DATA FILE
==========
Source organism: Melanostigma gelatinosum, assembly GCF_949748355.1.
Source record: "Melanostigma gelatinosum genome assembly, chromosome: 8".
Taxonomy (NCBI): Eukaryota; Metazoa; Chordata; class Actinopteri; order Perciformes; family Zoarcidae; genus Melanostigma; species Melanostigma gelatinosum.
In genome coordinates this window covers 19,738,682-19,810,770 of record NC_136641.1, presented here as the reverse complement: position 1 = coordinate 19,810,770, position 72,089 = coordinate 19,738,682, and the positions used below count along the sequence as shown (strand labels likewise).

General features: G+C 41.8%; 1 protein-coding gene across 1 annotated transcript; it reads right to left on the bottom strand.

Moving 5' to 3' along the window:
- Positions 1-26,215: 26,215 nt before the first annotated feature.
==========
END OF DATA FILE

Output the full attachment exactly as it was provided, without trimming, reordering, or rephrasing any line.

Source organism: Melanostigma gelatinosum, assembly GCF_949748355.1.
Source record: "Melanostigma gelatinosum genome assembly, chromosome: 8".
Taxonomy (NCBI): Eukaryota; Metazoa; Chordata; class Actinopteri; order Perciformes; family Zoarcidae; genus Melanostigma; species Melanostigma gelatinosum.
In genome coordinates this window covers 19,738,682-19,810,770 of record NC_136641.1, presented here as the reverse complement: position 1 = coordinate 19,810,770, position 72,089 = coordinate 19,738,682, and the positions used below count along the sequence as shown (strand labels likewise).

General features: G+C 41.8%; 1 protein-coding gene across 1 annotated transcript; it reads right to left on the bottom strand.

Moving 5' to 3' along the window:
- Positions 1-26,215: 26,215 nt before the first annotated feature.